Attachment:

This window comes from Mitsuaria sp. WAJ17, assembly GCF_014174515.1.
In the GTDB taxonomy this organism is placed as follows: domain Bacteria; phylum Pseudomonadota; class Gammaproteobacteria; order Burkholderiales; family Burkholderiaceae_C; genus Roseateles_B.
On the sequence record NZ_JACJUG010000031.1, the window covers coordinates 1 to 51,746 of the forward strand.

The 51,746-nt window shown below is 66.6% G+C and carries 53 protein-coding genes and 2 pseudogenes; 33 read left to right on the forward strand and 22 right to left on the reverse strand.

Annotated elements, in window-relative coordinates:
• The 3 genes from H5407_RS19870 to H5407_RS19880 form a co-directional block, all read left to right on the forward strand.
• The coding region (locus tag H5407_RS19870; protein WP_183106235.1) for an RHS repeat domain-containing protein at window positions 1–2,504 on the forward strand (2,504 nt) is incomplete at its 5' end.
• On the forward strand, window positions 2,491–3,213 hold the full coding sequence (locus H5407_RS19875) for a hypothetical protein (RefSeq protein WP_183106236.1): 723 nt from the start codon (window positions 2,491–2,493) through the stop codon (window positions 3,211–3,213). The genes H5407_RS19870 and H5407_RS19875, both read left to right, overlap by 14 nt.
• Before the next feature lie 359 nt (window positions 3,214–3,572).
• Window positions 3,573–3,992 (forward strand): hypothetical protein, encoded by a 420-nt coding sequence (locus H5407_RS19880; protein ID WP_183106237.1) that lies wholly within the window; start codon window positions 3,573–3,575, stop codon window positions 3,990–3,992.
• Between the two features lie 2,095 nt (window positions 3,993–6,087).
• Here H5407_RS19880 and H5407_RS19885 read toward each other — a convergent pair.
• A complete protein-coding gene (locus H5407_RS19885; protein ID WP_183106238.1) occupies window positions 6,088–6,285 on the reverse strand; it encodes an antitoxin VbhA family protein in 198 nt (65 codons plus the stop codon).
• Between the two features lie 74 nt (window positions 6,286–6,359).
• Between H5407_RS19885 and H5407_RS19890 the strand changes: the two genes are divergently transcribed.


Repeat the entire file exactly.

This window comes from Mitsuaria sp. WAJ17, assembly GCF_014174515.1.
In the GTDB taxonomy this organism is placed as follows: domain Bacteria; phylum Pseudomonadota; class Gammaproteobacteria; order Burkholderiales; family Burkholderiaceae_C; genus Roseateles_B.
On the sequence record NZ_JACJUG010000031.1, the window covers coordinates 1 to 51,746 of the forward strand.

The 51,746-nt window shown below is 66.6% G+C and carries 53 protein-coding genes and 2 pseudogenes; 33 read left to right on the forward strand and 22 right to left on the reverse strand.

Annotated elements, in window-relative coordinates:
• The 3 genes from H5407_RS19870 to H5407_RS19880 form a co-directional block, all read left to right on the forward strand.
• The coding region (locus tag H5407_RS19870; protein WP_183106235.1) for an RHS repeat domain-containing protein at window positions 1–2,504 on the forward strand (2,504 nt) is incomplete at its 5' end.
• On the forward strand, window positions 2,491–3,213 hold the full coding sequence (locus H5407_RS19875) for a hypothetical protein (RefSeq protein WP_183106236.1): 723 nt from the start codon (window positions 2,491–2,493) through the stop codon (window positions 3,211–3,213). The genes H5407_RS19870 and H5407_RS19875, both read left to right, overlap by 14 nt.
• Before the next feature lie 359 nt (window positions 3,214–3,572).
• Window positions 3,573–3,992 (forward strand): hypothetical protein, encoded by a 420-nt coding sequence (locus H5407_RS19880; protein ID WP_183106237.1) that lies wholly within the window; start codon window positions 3,573–3,575, stop codon window positions 3,990–3,992.
• Between the two features lie 2,095 nt (window positions 3,993–6,087).
• Here H5407_RS19880 and H5407_RS19885 read toward each other — a convergent pair.
• A complete protein-coding gene (locus H5407_RS19885; protein ID WP_183106238.1) occupies window positions 6,088–6,285 on the reverse strand; it encodes an antitoxin VbhA family protein in 198 nt (65 codons plus the stop codon).
• Between the two features lie 74 nt (window positions 6,286–6,359).
• Between H5407_RS19885 and H5407_RS19890 the strand changes: the two genes are divergently transcribed.